This passage comes between the first arrest of the Apostles by the Jewish authorities (Acts 4:1-31) and the second (Acts 5:17-42). From her beginning the New Testament church was under attack.  The Enemy tried to destroy her one of two ways – the same two ways he does today – either from within or from without. When the first attempt to stop the spread of the gospel using the external threats of the Jewish leaders failed, there was a change of tactic. Satan tried to weaken the church from within using the deceit of Ananias & Sapphira (Acts 5:3) and the Holy Spirit dealt with that decisively. This was God protecting the church in her infancy.

God takes the purity of His church seriously. A pure church is a powerful church. So it’s no accident that right after Luke tells us about the purge of Ananias and Sapphira we again read about signs and wonders done by the apostles and the increase in the number of believers.

You see a similar pattern in the Old Testament.

Shortly after the Levitical priesthood was inaugurated, the sons of Aaron, Nadab and Abihu, failed to follow God’s instructions regarding the fire used for burning incense before the LORD. This was likely because they were drunk (Leviticus 10:9). As with Ananias and Sapphira, God immediately struck them dead and their bodies were carried outside the camp (Leviticus 10:4). Then, right after the conquest of Jericho, the very first battle in the Promised Land, the disobedience of Achan was dealt with similarly. He and his entire family were stoned to death at the LORD’s command (Joshua 7:15).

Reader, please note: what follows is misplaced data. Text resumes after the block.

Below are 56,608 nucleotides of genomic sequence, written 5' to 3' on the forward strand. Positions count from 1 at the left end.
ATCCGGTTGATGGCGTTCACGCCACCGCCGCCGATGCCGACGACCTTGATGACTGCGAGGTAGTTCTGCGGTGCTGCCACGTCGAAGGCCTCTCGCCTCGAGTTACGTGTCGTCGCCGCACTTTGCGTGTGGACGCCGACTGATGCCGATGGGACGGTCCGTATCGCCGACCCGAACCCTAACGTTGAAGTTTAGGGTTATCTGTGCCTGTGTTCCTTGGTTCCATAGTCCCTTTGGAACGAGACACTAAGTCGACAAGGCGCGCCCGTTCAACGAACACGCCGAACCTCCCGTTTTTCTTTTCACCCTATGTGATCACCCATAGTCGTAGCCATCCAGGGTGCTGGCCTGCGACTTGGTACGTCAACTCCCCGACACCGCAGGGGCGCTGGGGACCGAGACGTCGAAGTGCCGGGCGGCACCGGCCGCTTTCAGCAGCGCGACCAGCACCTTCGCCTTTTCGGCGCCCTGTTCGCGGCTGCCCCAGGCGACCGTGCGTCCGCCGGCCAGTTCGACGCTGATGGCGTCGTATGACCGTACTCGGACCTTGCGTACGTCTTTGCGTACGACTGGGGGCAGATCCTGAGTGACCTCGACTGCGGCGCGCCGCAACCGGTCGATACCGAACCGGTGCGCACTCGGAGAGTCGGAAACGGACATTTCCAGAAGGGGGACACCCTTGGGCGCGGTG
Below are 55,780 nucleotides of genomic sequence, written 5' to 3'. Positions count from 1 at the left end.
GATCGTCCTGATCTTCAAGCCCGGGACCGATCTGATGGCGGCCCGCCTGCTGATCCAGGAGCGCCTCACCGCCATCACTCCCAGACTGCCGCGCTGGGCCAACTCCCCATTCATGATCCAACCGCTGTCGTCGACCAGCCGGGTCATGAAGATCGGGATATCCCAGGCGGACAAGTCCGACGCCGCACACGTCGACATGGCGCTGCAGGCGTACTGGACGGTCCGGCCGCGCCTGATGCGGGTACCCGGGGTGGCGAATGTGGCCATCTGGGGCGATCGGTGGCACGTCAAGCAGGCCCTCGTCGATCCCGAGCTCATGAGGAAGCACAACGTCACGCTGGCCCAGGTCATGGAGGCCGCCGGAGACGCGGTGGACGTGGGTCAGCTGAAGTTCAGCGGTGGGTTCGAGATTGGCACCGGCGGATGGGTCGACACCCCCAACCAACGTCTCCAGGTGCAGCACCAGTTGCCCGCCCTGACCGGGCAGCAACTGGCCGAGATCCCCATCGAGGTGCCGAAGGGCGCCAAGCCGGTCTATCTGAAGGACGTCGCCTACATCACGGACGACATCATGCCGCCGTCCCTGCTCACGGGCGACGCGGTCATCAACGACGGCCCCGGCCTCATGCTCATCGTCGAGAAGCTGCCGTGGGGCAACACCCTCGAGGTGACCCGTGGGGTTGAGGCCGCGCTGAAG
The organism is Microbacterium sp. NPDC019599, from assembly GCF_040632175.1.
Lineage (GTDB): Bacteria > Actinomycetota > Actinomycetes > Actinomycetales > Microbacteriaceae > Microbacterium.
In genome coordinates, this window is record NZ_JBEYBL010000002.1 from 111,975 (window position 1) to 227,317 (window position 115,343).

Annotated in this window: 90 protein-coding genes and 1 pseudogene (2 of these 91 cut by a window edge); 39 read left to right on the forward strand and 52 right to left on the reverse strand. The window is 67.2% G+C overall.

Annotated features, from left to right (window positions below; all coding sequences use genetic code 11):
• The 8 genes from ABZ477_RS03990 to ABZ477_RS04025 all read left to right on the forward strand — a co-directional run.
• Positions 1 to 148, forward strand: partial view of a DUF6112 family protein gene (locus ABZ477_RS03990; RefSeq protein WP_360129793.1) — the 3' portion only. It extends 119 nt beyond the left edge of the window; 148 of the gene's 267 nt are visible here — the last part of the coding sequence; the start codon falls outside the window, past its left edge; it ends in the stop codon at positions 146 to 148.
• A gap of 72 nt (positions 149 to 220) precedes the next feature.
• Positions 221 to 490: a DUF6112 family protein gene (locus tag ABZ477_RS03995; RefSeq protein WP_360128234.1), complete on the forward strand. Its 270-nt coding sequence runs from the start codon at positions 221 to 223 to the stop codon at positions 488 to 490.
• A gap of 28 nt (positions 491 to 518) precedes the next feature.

In each of these cases, a new chapter has begun in the history of God’s people. In each case as well, an internal threat to that new work arises and the Lord takes decisive action to address the threat and provide an example for others. The deaths of Ananias and Sapphira lead to a healthy fear of the Lord within the church (Acts 5:11).

It’s significant that it was not the Jewish officials persecuting the church who were struck dead on the spot but two church members. The lesson is that internal threats to the church are far more serious than external ones. External persecution tends to strengthen the church whereas internal threats tend to weaken her.

When churches die or apostatize it is virtually always because they failed to take seriously deceit, false teaching, personal sin or other disobedience to the Lord within their ranks.

The Trojan Horse is more dangerous than the battering ram. To remain healthy churches must, as Jude tells us, “contend for the faith once for all entrusted to the saints.” (Jude 3).